By Sue Dafnias
Automated staining instruments have played a key role in the growth of immunohistochemistry (IHC) testing, and now a new generation of automated staining systems promises to deliver higher levels of productivity and flexibility to meet the growing demands of today’s pathology laboratories.
The Bond-X system developed and manufactured by Vision BioSystems.
In recent years there has been a dramatic increase in the use of medical tests for many types of cancer. New emerging therapies are causing substantial growth in the number of tests performed on patient tissue samples. In turn, greater demand has been placed on laboratories to provide faster turnaround times while maintaining high quality and reproducible test results. Additionally, most pathology laboratories provide a range of histopathology tests to other labs. Patient samples arrive at the laboratory throughout the day on a continuous and unpredictable basis, adding to workload pressures.
Many pathology laboratories now rely upon automated IHC staining systems to manage the growth in demand for histopathology testing. Until now no single system has been able to effectively cope with a continuous stream of incoming samples, because IHC instruments have been designed so that the first test run must be complete before additional tests can be started. In order to accommodate all incoming tests, a lab is forced either to delay testing to fit many samples on one run or to purchase additional instruments in order to do more than one run at a time.
Continuous batch processing on Bond-X system.
Vision BioSystems looked closely at these and other laboratory workflow issues prior to development of the Bond-X™ system. The variance in the arrival times of the tissue samples and lack of flexibility in processing runs were found to be problematic for many laboratories. Therefore, Vision BioSystems developed a random access capability feature to alleviate these problems and provide the type of flexibility required. The recently released Bond-X system has a capacity of 30 slides per module—three batches of 10 slides. Each batch can be started independently of the other two, providing continuous batch processing. In other words, each batch of 10 slides operates independently, and each batch can be processed with multiple staining protocols. With this continuous batch processing, laboratories are able to adapt their slide-preparation process for a more continuous and efficient workflow.
Positive Feedback From Users
Barry Madigan from Royal Brisbane Hospital in Brisbane, Australia has been using two Bond-X systems in the laboratory for more than 7 months. He says that until recently Royal Brisbane was able to turnaround only one or two IHC batch runs in a day. Bond’s continuous batch processing gives the facility greater flexibility and the ability to complete three and sometimes four runs per day. “Previously, we had to wait for other samples to arrive before we could start or stop a run,” Madigan says. “Bond-X removes these impediments and gives us the ability to start or stop any run independently, which in turn means the flow of work runs more smoothly and pathologists get their results more quickly than before.”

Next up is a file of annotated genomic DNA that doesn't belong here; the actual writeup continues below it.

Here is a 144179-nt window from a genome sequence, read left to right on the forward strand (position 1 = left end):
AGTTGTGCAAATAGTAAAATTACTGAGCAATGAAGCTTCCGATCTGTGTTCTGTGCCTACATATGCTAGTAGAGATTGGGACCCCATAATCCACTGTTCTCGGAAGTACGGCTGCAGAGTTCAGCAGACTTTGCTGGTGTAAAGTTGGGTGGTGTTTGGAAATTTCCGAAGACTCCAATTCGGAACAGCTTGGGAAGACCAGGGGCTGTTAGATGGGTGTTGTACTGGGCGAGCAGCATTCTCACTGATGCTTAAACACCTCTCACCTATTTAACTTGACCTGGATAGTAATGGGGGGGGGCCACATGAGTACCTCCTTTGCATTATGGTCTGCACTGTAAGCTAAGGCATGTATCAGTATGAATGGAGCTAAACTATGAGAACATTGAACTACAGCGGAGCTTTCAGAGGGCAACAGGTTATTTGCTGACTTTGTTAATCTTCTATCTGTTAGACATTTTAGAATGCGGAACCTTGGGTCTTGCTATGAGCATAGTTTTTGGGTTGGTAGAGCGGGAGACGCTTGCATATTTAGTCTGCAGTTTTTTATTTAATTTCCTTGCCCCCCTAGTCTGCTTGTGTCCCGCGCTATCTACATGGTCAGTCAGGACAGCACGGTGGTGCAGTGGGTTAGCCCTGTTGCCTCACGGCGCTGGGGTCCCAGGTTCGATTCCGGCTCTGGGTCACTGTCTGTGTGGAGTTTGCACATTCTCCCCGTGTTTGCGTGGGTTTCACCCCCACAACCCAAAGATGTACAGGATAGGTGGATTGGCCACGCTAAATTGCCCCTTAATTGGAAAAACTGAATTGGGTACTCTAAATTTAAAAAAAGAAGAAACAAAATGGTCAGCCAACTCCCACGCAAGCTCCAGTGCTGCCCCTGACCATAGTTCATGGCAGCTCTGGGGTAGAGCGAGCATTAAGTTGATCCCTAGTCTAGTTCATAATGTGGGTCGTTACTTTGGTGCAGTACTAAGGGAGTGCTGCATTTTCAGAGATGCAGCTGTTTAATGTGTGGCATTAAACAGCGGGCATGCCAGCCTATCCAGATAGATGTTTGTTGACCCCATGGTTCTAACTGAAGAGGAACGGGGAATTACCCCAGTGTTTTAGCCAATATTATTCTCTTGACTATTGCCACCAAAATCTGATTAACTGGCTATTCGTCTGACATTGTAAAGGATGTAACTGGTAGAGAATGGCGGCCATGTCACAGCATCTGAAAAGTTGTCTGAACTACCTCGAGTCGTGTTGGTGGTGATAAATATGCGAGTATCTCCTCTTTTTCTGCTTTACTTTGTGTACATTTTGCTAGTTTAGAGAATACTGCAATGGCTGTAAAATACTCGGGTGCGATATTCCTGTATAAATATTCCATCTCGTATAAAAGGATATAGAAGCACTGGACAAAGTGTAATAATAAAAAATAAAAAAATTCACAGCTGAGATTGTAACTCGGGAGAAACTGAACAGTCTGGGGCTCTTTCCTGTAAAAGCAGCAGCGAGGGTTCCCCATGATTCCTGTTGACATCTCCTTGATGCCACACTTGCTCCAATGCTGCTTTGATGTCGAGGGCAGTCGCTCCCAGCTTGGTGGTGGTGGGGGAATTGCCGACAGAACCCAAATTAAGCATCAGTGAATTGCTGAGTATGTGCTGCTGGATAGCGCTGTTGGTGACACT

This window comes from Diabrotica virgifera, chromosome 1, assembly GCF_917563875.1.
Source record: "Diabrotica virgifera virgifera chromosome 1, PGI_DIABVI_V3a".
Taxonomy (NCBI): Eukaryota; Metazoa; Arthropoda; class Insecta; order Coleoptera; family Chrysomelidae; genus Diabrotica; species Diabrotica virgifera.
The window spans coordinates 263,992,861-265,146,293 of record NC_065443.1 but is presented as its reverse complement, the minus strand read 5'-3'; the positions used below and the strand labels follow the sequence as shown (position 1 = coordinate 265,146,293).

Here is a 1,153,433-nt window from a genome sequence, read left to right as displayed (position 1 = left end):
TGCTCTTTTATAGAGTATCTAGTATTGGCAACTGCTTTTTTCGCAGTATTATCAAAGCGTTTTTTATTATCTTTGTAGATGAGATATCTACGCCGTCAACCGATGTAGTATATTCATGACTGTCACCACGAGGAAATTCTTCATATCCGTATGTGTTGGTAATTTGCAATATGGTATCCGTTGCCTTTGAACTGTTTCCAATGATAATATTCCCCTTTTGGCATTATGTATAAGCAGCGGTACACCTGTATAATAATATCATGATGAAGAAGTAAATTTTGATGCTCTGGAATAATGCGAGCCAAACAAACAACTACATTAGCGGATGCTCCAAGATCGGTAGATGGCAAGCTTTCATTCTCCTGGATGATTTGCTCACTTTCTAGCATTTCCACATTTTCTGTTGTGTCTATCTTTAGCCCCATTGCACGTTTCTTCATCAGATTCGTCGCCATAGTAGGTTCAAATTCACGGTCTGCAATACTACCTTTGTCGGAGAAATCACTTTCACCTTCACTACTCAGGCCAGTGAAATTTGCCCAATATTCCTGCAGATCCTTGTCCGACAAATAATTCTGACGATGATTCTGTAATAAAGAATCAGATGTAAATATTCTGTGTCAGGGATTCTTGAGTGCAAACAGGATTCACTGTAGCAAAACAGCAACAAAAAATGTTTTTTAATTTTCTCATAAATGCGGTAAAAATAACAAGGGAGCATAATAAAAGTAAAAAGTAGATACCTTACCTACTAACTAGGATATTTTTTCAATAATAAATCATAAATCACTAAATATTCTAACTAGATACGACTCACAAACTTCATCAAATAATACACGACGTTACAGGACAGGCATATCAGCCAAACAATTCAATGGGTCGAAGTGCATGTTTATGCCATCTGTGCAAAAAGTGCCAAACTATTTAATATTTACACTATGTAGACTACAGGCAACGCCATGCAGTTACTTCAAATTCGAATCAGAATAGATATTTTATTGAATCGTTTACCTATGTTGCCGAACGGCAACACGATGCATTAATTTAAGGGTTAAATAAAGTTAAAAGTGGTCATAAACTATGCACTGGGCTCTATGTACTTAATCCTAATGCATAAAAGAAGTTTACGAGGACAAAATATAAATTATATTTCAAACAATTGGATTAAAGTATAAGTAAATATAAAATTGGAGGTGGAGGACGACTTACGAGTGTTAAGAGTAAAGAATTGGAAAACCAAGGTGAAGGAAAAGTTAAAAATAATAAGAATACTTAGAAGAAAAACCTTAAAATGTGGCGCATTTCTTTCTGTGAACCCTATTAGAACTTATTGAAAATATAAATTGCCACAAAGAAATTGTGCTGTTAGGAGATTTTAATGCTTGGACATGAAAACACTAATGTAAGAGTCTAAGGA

Craig Barker, charge scientist, Medlab Bay of Plenty, a Division of Pathology Associates Ltd, New Zealand.
Craig Barker, charge scientist for Medlab Bay of Plenty (a division of Pathology Associates Ltd, New Zealand), says the continuous batch processing capability represents a significant improvement over Medlab’s previous automation system. “Our last system had a 48-slide maximum capacity, and once a run started, it could not be stopped. We have two Bond-X systems installed, which gives us a maximum capacity of 60 slides as well as the ability to stop and start runs as required,” says Barker. He adds that the new system saves up to 4 hours a day over their previous staining system and has led to a significant increase in laboratory productivity. His laboratory now processes significantly more tests per month as a result of the Bond-X systems.
Accommodating Larger Workloads While Reducing Costs
Larger laboratories can accommodate bigger workloads by using Bond-X as a modular system. Up to five separate modules can be linked to one PC, offering users a capacity of up to 150 slides with continuous batch processing at any one time. Additionally, the system’s unique patented covertile technology has advantages over conventional capillary gap systems. The ability to move the covertile on and off the slide produces a “bow wave” that prevents any bubble formation on the slide. Also, a purpose-built vacuum port controls flow of reagents underneath each covertile. This allows for smaller amounts of reagents to be uniformly applied, reducing reagent costs.
To further reduce reagent costs, the increased sensitivity of the new Bond™ Polymer Detection System produced by Novocastra, a Vision BioSystems company, enables laboratories to dramatically dilute their primary antibodies. “This cost savings means my budget goes a lot further, giving me the ability to purchase new and different antibodies, thereby increasing the lab’s overall capability,” says Barker.
“The Bond Polymer Detection System allows for much greater dilutions and much cleaner slides—particularly on tissue that is high in biotin,” says Madigan.
On the Horizon
Vision BioSystems is also working on the Bond-maX system, which will offer all of the unique features of Bond-X, plus the ability to perform immunohistochemistry and in situ hybridization staining simultaneously. Bond-maX will also fully automate the entire process from dewax and epitope retrieval through counterstain.
To contact Vision BioSystems in the US, call (781) 616-1190 or (800) 753-7264.